Birmingham solicitor Williamson & Soden is concerned that a new legal advice helpline, set up to assist people who are being held in custody, is performing so badly that it may actually be undermining their rights to legal representation.
The Criminal Defence Service Direct scheme (CDS Direct) provides non meanstested advice direct to members of the public who have been detailed by the police under suspicion of a minor criminal offence.
It is being piloted in readiness for a national launch from April.
Anyone who requests legal advice while at a police station will initially be obliged to speak to an "adviser" at a call centre - many of whom are former police officers - instead of being offered access to their own solicitor. Only if it is deemed necessary by the call centre adviser will the client's solicitor be contacted. The scheme is designed to reduce the time someone is held in custody and deliver advice more quickly, while also ensuring increased value for taxpayers' money.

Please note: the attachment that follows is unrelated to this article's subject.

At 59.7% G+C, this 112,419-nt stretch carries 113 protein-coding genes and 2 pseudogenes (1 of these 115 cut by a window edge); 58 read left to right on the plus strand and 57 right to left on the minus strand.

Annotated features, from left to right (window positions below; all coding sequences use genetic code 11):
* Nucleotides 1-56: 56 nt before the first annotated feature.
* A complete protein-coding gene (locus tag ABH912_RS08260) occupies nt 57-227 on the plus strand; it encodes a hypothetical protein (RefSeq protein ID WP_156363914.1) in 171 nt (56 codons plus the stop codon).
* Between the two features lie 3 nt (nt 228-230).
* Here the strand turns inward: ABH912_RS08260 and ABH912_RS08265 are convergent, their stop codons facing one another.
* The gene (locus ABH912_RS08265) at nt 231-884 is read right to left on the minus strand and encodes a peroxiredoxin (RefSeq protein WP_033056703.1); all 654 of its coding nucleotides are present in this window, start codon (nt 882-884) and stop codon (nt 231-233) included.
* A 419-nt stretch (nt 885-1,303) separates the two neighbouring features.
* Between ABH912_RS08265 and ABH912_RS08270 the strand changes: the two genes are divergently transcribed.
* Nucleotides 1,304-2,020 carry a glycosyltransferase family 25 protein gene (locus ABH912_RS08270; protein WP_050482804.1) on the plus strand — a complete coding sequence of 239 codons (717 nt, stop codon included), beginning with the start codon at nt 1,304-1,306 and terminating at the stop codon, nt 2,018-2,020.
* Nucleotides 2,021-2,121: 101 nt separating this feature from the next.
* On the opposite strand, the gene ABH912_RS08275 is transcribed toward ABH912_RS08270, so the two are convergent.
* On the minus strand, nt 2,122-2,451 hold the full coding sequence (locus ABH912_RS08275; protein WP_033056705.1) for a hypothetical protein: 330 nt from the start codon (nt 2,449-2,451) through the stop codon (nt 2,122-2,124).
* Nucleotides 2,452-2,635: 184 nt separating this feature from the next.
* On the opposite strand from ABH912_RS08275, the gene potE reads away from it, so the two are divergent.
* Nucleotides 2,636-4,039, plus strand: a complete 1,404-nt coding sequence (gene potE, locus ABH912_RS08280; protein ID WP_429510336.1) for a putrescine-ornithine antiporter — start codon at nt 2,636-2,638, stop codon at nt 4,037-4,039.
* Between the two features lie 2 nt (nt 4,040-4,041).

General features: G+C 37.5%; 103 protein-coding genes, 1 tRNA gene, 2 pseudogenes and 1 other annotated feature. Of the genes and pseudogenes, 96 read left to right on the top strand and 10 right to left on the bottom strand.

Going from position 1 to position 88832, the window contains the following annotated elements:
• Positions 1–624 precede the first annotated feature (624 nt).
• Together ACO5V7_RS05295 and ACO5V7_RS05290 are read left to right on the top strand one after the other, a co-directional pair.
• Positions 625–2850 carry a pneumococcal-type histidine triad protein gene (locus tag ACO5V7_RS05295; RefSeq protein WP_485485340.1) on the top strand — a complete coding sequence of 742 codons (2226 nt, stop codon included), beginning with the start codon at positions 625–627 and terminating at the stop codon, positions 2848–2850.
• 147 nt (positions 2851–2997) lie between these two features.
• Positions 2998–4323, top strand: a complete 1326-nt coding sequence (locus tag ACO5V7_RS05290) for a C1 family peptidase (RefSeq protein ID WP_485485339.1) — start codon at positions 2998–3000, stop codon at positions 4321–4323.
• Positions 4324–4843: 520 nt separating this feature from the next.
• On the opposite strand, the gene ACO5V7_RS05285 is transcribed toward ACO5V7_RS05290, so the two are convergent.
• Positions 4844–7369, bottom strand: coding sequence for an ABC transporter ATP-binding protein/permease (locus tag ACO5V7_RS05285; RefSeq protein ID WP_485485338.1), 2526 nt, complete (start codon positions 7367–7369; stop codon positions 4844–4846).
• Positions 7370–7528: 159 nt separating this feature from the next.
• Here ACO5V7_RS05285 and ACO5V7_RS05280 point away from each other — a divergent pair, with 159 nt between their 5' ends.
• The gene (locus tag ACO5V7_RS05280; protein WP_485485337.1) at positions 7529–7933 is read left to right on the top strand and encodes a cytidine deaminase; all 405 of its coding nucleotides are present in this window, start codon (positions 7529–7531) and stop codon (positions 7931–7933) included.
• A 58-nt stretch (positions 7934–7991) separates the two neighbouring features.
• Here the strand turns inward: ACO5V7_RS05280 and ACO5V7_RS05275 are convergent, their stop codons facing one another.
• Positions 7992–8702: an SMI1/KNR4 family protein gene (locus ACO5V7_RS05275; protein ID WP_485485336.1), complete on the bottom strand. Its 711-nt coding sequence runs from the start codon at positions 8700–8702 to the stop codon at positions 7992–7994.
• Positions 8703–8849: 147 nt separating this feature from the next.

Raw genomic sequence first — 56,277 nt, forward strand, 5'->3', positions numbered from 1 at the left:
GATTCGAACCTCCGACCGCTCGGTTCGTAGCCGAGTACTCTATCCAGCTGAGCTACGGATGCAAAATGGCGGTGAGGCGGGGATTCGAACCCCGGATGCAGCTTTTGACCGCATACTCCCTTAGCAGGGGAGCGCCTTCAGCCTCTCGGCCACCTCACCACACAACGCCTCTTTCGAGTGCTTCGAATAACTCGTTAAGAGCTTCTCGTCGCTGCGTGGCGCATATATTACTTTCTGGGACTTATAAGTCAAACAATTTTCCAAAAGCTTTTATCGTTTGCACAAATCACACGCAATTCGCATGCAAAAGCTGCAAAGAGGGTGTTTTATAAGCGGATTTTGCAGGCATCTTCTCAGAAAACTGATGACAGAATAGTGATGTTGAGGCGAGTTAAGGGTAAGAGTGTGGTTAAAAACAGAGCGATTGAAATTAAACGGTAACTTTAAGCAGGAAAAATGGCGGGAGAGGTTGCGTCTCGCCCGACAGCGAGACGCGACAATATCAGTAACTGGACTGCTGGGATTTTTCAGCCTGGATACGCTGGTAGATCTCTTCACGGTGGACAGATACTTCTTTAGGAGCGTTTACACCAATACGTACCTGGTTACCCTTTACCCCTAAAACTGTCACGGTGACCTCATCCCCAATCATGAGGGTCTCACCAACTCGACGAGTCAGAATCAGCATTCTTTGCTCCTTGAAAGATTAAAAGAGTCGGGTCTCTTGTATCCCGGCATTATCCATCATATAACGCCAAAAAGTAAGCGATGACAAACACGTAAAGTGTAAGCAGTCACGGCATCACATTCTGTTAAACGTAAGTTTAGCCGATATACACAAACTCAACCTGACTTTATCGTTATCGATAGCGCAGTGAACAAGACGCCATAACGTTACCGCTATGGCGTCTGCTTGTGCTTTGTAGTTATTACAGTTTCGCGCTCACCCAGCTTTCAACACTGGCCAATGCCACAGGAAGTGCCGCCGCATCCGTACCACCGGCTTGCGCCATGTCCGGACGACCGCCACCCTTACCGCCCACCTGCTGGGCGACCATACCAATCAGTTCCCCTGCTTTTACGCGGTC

However, criminal law specialist Regan Peggs says CDS Direct is failing because the advisers are finding that custody suite staff are simply not answering the telephone. As a consequence, suspects are eventually agreeing to be interviewed without having received legal advice. "What concerns us is that, in many cases, people will be denied justice because they often think it is best to stick to a 'no comment' answer when interviewed," said Mr Peggs.
"Unfortunately, this kind of approach will often undermine a potential defence."
Another issue is the fact that call centre advisers will not be aware of a suspect's background.